Zhao Liang, director of the acclaimed films Petition and Crime and Punishment (distributed by dGenerate), was present at the international premiere of his new documentary Together at the 2011 Berlin Film Festival. Here is an unedited video of his Q&A, conducted in Mandarin, English and some German.

In a previous post, Isabella Tianzi Cai wrote:

Together is a behind-the-scenes documentary of Chinse director Gu Changwei’s upcoming feature film Life is a Miracle (2011), which exposes the discrimination faced by HIV/AIDS patients in China. Zhao documented the interactions of the cast and crew as they came face-to-face with the disease during the production. Initially, many only showed fear because of their ignorance of the disease. Their attitude slowly started to change as they learned the science behind it… Together suggests something quite different from Zhao’s previous work style. As a matter of fact, it is not an independent production but a not-for-profit film. Zhao expressed his commitment to making it despite its source of funding because he believed in its educational value and society-changing power. As Edwards quotes him saying, “if the film has social value then it’s worth making.”

Click here to read Dan Edwards’ review of the film, and read his interview with Zhao Liang.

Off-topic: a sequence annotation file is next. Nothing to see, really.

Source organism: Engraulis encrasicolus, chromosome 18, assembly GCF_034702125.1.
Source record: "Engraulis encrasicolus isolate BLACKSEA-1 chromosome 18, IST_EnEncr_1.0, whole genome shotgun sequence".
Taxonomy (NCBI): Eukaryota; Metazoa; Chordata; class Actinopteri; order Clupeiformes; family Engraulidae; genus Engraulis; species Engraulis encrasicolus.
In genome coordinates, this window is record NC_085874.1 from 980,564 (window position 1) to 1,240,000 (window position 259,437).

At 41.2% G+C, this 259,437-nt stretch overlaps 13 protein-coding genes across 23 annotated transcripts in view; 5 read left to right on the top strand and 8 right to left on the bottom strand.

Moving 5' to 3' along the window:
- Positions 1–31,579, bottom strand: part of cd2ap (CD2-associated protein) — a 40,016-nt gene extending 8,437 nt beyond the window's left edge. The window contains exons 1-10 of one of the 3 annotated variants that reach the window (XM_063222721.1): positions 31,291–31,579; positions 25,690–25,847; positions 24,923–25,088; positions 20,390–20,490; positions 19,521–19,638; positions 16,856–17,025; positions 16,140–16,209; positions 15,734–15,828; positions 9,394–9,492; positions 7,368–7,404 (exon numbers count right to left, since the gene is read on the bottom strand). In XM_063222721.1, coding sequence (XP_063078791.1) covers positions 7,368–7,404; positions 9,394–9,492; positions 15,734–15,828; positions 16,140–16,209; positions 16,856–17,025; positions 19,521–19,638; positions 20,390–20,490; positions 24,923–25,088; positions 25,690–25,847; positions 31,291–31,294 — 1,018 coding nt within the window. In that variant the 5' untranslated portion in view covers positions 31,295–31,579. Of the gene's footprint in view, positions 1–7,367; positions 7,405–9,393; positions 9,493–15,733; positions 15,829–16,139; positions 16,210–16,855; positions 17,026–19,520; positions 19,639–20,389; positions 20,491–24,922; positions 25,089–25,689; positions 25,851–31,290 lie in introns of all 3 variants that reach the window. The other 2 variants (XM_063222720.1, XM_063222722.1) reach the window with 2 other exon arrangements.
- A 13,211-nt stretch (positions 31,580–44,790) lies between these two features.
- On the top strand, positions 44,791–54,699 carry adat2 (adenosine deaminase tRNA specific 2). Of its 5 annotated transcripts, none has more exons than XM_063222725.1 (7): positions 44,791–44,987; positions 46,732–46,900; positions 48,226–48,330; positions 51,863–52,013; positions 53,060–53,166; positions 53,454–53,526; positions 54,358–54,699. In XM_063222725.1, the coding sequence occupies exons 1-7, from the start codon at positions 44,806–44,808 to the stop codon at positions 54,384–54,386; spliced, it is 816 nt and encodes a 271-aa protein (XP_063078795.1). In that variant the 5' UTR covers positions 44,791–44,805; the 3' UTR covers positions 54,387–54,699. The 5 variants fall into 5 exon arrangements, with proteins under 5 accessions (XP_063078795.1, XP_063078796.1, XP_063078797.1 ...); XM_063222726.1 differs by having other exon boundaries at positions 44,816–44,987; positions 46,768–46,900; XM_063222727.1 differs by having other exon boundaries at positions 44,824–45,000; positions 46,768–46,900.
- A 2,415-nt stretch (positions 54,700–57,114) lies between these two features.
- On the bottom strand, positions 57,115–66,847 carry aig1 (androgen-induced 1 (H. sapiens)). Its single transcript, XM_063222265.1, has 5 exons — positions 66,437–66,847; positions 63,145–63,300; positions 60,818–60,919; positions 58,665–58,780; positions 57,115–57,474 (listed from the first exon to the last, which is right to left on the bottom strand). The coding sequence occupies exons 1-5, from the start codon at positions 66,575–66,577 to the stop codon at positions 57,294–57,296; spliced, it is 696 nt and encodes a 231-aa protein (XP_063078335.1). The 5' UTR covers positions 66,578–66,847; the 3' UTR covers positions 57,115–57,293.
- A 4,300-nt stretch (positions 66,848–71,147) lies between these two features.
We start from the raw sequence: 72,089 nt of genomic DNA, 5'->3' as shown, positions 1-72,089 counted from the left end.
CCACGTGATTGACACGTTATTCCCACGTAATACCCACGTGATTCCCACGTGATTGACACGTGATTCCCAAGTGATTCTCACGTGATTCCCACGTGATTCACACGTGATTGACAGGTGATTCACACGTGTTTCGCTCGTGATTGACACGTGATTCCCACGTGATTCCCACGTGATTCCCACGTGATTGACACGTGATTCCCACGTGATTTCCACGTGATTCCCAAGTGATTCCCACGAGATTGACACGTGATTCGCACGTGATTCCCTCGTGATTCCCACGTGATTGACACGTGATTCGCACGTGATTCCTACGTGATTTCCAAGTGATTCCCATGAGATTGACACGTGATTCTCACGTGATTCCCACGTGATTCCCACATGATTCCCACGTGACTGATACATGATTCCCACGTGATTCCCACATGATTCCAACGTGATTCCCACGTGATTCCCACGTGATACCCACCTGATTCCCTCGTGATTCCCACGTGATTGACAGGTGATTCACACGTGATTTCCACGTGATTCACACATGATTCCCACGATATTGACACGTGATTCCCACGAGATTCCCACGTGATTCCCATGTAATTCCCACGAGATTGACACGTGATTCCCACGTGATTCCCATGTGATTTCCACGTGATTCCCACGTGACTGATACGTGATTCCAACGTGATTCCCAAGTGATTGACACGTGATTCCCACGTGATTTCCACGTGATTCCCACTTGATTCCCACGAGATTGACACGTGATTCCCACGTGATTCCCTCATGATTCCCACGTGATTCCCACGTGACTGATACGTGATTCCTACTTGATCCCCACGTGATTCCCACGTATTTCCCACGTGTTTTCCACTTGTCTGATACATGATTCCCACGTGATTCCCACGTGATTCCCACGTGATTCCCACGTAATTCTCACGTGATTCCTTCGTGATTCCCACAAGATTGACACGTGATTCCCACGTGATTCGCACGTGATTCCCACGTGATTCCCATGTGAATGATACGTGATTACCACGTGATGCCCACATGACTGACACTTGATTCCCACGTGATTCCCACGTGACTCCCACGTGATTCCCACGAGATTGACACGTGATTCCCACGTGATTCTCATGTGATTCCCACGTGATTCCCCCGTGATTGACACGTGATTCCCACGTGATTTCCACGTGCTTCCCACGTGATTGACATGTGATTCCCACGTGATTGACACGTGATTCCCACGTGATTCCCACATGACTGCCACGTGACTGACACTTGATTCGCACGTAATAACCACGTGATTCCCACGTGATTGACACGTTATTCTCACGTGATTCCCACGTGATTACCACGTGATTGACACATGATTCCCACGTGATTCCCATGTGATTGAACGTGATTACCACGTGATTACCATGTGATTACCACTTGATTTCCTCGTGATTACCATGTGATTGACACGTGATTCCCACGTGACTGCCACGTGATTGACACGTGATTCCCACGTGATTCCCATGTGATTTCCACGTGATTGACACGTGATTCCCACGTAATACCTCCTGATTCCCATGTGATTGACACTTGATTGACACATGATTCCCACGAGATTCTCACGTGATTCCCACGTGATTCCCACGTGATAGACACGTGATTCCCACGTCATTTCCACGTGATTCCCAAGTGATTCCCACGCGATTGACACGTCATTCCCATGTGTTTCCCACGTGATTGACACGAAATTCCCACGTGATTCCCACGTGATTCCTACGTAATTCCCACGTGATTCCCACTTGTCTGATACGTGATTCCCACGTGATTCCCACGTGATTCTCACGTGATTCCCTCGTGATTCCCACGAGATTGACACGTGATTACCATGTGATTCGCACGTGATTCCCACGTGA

Who’s Using Who? Zhou Hao’s Hall of Mirrors

Tuesday, February 22nd, 2011

By Dan Edwards

Using (dir. Zhou Hao)

Southern Metropolis Daily has a proud reputation as one of the very few newspapers in mainland China with real teeth, so it’s perhaps not surprising the paper’s ranks have also produced such sharp-eyed documentarian as Zhou Hao. Zhou’s stories focus on minor, charismatic players in contemporary Chinese society, honing in on small stories to make broader points about various social milieux, from the world of heroin addition in Using (2008) to small town politics in The Transition Period (2009). More intriguingly, Zhou’s films also highlight the uncertain, often fraught relationship between documentary makers and their subjects.